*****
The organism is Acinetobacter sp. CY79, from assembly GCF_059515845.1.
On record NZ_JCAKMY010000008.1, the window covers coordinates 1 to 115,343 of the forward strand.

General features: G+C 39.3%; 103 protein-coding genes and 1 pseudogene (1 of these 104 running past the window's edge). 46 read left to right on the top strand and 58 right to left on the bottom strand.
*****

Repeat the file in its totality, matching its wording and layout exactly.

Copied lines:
The organism is Acinetobacter sp. CY79, from assembly GCF_059515845.1.
On record NZ_JCAKMY010000008.1, the window covers coordinates 1 to 115,343 of the forward strand.

General features: G+C 39.3%; 103 protein-coding genes and 1 pseudogene (1 of these 104 running past the window's edge). 46 read left to right on the top strand and 58 right to left on the bottom strand.